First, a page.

At the March 2019 Women in International Trade Roundtable hosted by SobelCo with the US Department of Commercial Services, many of the attendees described themselves as ‘small business  owners.’  But at the same time these women were present at this meeting specifically to focus on doing business internationally!

Doing Business Globally is Complicated

Global trade used to be an opportunity reserved for only the largest corporations. Technology has changed all that. Today, the smallest entrepreneurs find themselves with opportunities both around the corner and around the world at the same time, fostered by online capabilities and social media marketing.

Doing business internationally brings many challenges. Some of the most obvious obstacles include doing deals in a foreign language, understanding foreign currency exchanges, bridging significant time zones, or even arranging for efficient and cost effective transportation and logistics.

While these are challenges that permeate any business deal that takes place across borders, there are other, more subtle concerns that can become deal killers.

Understanding Cultural Norms is Critical

Appropriate etiquette has always been the basis for shaping and influencing all interactions, whether commercial, social, or even political.  But communication, attitudes and behaviors are different in every country. So if you are going to embrace the idea of owning or leading a multi-national focused company, you need to understand the differences and behave in a way that is comfortable and familiar in a host country.     

Which Areas Matter Most?

Getting off to a good start, and making the right first impression, is key. Because each country has its own expectations, it is important for you to confirm what is acceptable in the areas where you are interested in working.  You cannot count on what you are accustomed to, or what seems to be common sense based on your background. In the United States, for instance, it might be “common sense” that looking a colleague in the eye shows respect. But in other countries, that very frank, and honest approach is considered to be rude or disrespectful and too forthright. To succeed, you will need to re-think everything and understand new rules governing good manners. In fact, it is an important lesson to remember that your behaviors should take into account what is valued in the culture and country you are visiting, not the behavior or treatment that you value.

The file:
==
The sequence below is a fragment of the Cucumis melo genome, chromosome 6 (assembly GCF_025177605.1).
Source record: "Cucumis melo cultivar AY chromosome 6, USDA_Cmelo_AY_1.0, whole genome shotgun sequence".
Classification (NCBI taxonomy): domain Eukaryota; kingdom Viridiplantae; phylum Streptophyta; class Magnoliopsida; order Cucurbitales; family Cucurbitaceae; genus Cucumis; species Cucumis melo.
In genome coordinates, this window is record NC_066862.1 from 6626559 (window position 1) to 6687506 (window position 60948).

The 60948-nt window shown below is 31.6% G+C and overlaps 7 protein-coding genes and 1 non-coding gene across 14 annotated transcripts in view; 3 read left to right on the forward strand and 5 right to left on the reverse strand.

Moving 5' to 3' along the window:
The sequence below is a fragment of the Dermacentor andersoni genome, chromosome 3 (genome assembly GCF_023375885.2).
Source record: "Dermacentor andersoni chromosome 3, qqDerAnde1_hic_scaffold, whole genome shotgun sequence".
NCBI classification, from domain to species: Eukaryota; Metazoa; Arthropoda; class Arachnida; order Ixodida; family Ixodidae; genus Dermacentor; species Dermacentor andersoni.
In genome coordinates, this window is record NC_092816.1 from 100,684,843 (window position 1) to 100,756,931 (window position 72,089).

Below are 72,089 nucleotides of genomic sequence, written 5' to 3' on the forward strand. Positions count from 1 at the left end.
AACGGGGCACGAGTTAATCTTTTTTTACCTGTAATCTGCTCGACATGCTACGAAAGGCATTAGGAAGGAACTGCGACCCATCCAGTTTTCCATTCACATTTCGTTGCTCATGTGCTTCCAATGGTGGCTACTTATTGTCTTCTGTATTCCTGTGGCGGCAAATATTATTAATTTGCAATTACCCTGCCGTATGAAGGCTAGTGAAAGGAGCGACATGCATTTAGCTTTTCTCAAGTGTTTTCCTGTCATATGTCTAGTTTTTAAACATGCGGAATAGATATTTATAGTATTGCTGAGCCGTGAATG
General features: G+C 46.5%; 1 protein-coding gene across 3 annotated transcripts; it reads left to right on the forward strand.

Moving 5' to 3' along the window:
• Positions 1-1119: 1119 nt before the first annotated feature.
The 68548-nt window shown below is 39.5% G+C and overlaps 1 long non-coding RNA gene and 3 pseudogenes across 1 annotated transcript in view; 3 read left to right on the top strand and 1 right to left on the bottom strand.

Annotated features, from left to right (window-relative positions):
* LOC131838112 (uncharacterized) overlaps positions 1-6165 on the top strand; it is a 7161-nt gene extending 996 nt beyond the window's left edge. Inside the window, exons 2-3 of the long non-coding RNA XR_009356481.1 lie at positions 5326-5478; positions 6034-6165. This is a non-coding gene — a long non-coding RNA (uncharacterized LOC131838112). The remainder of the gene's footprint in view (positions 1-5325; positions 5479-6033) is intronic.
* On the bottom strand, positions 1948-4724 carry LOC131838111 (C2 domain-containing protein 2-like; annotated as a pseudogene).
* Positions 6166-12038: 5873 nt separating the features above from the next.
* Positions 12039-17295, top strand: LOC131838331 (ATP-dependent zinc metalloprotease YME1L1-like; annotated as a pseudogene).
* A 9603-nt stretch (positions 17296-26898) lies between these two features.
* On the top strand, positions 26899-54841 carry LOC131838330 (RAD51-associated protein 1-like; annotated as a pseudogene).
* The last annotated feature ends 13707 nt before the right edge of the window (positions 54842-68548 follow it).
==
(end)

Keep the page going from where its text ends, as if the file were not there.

Something as simple as a hand shake, which we take for granted in the United States is even complicated! Here are some common contrasts:

  • France, Germany, Spain, Italy, the UK, India and Russia all expect a handshake – but the Italians aren’t surprised by a ‘kiss’ – pressing cheek to cheek, Russia expects a handshake with eye contact, Germany, Canada and the US prefers a firm handshake while India approves a gentle handshake.   In Japan, bowing is preferred. China likes a handshake, but offered in order starting with the most senior person. In United Arab Emirates, the right hand must always be offered in any handshake.
  • If a simple handshake can be so complicated, you can imagine the other details that also must be carefully considered! The hand–off and acceptance of a business card (which may include a translated version in the country’s language) is also different in each country, ranging from a casual acceptance in the US, where notes are often written right on the card, to a formal two-handed process in China and Japan with the card kept in immaculate condition.
  • Punctuality, length of time of the business meeting, assigned seating at the table, and the order of the speakers and topics on the agenda also must be conducted in concert with the attitudes of the host country.   

It isn’t Always the Culture

As the SobelCo – US Department of Commercial Services Roundtable discussion ended, there was one final observation that is important to share.

This was the reminder that while it is essential to understand a country and its culture, it is equally as important to know something about the region you are visiting (such as recognizing that the attitudes in the northeast part of the US might be very different than the attitudes in the southwest!) as well as researching the company and becoming familiar with the people you will be meeting.

It is a good idea to avoid stereotyping business owners (“the Germans are tough negotiators”) and instead pay more attention to the individuals and their own unique personalities, which will also impact the conversation and the success of your business interactions.

For additional information about exporting your products and services, please email Susan Widmer  - Susan.Widmer@trade.gov